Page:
background image

10 women leading the fight against climate change

author image

By illuminem briefings

· 2 min read

illuminem summarizes for you the essential news of the day. Read the full piece on or enjoy below:

🗞️ Driving the news: The article highlights the achievements of ten women actively combating climate change: Elizabeth May, Marina Silva, Kimiko Hirata, Eleni Myrivili, Dayle Takitimu, Dorte Krause-Jensen, Catherine Sarah Young, Melina Laboucan-Massimo, Nicola Kagoro (“Chef Cola”), and Winnie Cheche

🔭 The context: These women's contributions are varied and significant
1. Elizabeth May leads Canada's Green Party with a focus on indigenous and environmental issues
2. Marina Silva, as Brazil's Minister of Environment, dramatically reduced deforestation
3. Kimiko Hirata's activism in Japan prevented the construction of coal plants
4. Eleni Myrivili, the UN's first Chief Heat Officer, tackles urban heat issues
5. Dayle Takitimu champions indigenous rights in New Zealand
6. Dorte Krause-Jensen's research in Denmark focuses on marine carbon sequestration
7. Catherine Sarah Young's art in Australia raises climate change awareness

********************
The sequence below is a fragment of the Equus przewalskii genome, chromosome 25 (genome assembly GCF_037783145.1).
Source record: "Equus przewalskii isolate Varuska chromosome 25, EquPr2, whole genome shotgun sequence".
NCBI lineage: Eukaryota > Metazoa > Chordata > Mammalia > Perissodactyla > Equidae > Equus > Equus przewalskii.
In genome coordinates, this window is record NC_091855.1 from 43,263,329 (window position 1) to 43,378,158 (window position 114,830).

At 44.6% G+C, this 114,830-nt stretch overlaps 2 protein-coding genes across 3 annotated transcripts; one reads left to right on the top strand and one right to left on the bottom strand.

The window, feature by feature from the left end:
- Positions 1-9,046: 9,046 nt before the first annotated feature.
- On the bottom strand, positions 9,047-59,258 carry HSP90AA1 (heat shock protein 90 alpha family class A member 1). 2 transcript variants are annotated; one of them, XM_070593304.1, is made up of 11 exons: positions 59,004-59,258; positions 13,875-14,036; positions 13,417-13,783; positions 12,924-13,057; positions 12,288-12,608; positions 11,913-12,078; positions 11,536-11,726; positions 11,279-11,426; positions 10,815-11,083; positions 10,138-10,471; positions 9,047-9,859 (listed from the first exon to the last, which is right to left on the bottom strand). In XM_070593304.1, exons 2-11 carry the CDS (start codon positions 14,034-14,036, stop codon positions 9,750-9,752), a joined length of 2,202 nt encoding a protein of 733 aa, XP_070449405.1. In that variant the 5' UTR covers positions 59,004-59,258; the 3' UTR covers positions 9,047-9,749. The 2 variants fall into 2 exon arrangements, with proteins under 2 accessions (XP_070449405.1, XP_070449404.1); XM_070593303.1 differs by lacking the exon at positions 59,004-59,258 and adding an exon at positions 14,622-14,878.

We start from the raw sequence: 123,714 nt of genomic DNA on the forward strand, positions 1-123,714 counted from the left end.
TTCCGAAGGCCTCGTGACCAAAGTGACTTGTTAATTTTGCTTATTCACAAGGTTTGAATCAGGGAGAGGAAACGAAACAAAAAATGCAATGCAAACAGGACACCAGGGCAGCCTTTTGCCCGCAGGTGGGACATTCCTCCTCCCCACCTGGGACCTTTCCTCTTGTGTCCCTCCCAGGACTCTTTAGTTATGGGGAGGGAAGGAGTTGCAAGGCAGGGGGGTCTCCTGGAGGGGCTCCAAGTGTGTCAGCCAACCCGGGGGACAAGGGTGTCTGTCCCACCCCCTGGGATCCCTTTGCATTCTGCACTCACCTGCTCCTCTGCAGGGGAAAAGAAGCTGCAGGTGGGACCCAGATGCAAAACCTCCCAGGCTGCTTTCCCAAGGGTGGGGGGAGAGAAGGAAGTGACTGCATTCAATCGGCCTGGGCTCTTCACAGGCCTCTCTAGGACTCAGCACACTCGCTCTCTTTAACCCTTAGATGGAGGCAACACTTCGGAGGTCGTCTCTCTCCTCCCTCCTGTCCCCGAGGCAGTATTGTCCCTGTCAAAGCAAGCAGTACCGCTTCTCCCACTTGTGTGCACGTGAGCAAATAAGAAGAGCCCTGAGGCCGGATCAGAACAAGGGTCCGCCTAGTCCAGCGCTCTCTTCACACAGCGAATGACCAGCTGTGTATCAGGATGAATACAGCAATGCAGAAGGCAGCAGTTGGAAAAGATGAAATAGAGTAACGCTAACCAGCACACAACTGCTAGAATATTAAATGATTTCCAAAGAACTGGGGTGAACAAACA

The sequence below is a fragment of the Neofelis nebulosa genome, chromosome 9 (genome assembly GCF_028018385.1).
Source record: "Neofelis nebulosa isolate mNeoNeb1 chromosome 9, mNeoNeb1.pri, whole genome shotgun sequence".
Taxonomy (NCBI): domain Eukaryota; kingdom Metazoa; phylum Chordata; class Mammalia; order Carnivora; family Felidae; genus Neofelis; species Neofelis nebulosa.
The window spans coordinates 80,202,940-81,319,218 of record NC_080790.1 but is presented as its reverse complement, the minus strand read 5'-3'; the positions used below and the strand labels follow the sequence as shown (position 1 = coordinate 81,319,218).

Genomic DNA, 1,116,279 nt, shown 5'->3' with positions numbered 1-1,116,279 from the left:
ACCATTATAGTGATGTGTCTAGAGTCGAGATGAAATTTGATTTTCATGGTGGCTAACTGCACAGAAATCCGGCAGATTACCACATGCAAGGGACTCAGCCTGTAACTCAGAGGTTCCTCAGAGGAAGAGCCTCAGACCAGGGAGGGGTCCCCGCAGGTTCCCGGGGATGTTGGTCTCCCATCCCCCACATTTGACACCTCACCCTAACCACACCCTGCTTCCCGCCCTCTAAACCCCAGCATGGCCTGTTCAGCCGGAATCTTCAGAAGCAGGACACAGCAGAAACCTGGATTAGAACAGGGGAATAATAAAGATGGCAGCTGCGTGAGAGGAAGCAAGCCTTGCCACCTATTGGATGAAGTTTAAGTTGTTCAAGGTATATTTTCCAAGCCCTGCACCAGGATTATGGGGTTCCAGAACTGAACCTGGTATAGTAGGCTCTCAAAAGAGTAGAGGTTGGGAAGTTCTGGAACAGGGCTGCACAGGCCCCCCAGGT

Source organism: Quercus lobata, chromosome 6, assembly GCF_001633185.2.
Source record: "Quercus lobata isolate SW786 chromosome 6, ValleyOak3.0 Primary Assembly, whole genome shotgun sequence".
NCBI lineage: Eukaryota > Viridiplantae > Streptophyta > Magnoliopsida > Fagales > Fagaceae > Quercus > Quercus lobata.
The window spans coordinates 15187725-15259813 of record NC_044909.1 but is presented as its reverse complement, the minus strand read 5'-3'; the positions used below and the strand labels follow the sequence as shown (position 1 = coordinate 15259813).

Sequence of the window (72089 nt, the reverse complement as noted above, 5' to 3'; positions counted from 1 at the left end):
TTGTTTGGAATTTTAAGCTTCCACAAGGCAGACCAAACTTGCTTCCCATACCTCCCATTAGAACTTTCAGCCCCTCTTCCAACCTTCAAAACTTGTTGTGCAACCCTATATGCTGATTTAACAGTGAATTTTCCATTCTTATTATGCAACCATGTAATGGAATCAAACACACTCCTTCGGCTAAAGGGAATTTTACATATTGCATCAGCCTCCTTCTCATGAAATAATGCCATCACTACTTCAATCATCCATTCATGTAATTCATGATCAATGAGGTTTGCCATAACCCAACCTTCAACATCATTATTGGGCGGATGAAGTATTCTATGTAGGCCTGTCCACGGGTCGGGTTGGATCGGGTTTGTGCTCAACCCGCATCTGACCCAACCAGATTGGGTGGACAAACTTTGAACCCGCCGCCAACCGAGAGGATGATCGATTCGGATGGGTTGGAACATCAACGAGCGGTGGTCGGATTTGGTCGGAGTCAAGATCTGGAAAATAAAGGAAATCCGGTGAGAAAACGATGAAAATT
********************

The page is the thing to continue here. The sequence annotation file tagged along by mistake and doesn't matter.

8. Melina Laboucan-Massimo in Canada focuses on renewable energy for indigenous communities
9. Nicola Kagoro promotes vegan diets in Zimbabwe
10. Winnie Cheche educates on sustainability in Kenya

🌍 Why it matters for the planet: Their actions have led to impactful outcomes like policy changes, reduced carbon emissions, and increased public awareness
This diverse approach reflects the multifaceted nature of environmental challenges and the need for varied strategies to address them effectively

⏭️ What's next: The continued leadership and innovation of these women are critical for advancing global environmental goals
Their work exemplifies the impact of committed individuals in driving significant change and the importance of supporting diverse voices in environmental advocacy

💬 One quote: “We should face the science clear-eyed with a serious intent that acknowledges we cannot afford to hit the snooze button on this report because this time the scientists are telling us that 1.5°C is far more dangerous than we thought it was” (Elizabeth May)

📈 One stat: Under Marina Silva's leadership, Brazil saw an 84% reduction in deforestation rates between 2004 and 2012.

Click for more news covering the latest on climate change

Did you enjoy this illuminem voice? Support us by sharing this article!
author photo

About the author

illuminem's editorial team - providing you with concise summaries of the most important sustainability news of the day.

Follow us on Linkedin, Twitter​ & Instagram

Other illuminem Voices

Related Posts

You cannot miss it!

Weekly. Free. Your Top 10 Sustainability & Energy Posts.

You can unsubscribe at any time (read our privacy policy)